For small islands, the incentive to end dependence on imported fossil fuels and embrace renewables is powerful.
Last month we reported on the small island of El Hierro and its bid to become the world’s first island to run off of 100 percent renewable energy.
Now the government of the Cook Islands, in the South Pacific, is vowing to generate all its electricity from renewable sources use by 2020.
To reach this ambitious goal, the government will launch what it calls Te Atamoa O Te Uira Natura, or Renewable Energy Chart, a process that will first take the islands to 50 percent renewable electricty by 2015.
After extensive consultation with stakeholders and supporting members, that plan is nearly finalized. Among other things, it envisions a 2 megawatt capacity (MW) solar plant in Aitatuki to support peak electricity demand of 900 kilowatts.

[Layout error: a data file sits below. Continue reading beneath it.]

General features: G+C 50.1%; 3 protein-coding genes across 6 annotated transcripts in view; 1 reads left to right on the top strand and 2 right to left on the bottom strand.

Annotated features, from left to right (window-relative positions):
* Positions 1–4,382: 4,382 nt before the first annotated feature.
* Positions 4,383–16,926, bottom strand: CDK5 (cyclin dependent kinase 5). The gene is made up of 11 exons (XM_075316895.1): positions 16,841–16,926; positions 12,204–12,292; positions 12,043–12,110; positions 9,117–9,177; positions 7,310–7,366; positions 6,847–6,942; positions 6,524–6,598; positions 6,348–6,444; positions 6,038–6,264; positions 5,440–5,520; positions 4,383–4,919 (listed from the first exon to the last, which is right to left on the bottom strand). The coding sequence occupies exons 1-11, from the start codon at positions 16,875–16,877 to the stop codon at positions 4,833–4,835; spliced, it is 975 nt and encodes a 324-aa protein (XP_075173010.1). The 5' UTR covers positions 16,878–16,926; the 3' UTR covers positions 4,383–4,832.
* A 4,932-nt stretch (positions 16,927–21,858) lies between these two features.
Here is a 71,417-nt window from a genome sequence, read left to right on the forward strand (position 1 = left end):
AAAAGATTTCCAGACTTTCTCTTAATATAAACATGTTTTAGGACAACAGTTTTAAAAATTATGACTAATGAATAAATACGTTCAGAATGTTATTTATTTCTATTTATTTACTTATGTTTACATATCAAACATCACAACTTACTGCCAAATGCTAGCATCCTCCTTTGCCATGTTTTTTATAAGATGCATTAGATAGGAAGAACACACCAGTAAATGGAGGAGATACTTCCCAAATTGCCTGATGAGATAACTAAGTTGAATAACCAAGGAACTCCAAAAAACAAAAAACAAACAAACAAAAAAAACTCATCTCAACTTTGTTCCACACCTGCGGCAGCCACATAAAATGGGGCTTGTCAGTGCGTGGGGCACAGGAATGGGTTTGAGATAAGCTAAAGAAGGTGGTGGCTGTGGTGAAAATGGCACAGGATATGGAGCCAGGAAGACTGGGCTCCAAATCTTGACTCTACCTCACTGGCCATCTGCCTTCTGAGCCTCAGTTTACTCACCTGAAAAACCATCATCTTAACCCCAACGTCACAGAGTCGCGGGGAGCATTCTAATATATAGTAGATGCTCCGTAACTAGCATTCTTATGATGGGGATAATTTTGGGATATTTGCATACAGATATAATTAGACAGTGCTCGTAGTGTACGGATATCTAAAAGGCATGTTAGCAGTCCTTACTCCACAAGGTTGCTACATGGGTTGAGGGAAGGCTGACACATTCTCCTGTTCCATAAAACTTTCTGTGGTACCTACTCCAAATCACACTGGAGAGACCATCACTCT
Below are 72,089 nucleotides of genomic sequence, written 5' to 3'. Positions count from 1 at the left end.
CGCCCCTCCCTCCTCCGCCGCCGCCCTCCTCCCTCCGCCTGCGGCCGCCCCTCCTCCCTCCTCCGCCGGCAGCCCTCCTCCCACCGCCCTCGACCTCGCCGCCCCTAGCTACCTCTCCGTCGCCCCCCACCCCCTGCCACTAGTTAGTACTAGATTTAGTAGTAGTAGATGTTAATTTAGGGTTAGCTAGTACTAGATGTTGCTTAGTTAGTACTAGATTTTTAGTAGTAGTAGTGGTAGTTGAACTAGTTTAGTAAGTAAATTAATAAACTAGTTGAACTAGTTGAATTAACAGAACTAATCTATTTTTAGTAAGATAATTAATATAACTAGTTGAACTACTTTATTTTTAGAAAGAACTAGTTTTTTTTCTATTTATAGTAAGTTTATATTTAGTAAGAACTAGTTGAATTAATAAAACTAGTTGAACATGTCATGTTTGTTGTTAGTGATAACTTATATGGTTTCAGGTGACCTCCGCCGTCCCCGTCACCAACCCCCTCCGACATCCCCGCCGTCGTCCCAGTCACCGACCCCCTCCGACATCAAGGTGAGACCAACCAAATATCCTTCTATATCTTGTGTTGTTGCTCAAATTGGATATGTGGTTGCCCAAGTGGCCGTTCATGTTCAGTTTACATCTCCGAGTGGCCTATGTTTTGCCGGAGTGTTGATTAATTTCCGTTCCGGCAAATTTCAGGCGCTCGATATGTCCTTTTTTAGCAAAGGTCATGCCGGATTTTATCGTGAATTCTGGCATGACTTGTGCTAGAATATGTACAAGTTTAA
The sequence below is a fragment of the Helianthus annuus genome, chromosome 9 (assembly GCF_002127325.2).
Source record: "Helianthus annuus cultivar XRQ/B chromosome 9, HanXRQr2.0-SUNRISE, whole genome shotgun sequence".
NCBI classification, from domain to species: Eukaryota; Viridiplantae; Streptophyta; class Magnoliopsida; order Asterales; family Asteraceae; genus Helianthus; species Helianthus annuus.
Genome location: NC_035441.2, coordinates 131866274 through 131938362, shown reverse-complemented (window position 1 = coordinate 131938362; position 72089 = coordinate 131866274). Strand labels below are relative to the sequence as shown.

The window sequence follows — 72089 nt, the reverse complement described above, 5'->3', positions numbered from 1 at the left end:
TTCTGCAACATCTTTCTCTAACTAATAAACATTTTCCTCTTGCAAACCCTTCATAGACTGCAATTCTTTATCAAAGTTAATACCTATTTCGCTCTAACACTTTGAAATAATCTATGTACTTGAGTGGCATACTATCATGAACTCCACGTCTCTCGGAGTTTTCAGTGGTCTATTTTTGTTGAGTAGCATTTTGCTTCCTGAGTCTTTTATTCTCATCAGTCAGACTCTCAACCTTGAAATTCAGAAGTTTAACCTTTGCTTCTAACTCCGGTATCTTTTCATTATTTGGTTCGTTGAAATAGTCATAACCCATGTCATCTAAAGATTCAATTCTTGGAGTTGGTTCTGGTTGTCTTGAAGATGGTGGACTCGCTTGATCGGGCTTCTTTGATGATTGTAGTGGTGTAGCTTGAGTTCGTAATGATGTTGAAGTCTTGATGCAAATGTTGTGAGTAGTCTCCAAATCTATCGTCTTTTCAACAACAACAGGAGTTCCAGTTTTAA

While the task of getting all 15 Cook Islands, spread over 850,000 square miles of the Pacific, on board is a tall one, the prime minister, Henry Puna, said the prospect of global warming and rising sea levels made it vital.
“It’s important we practice what we preach, including addressing the harmful effects on our environment,” Puna explained.
“It’s important we get on and do it, do something about it. I intend the Cook Islands to take the lead in this by doing what we can to show the way.”
The Cook Islands government will be assisted in its efforts by the Pacific Islands Greenhouse Gas Abatement via the Renewable Energy Project.
The project is funding renewable ventures in 11 different island nations, and is helping the Cook Islands with $70,000 for a wind energy project in the island of Atiu. Pacific Environment Community may also partially fund a solar project for the outer island of Rakahanga, the government said.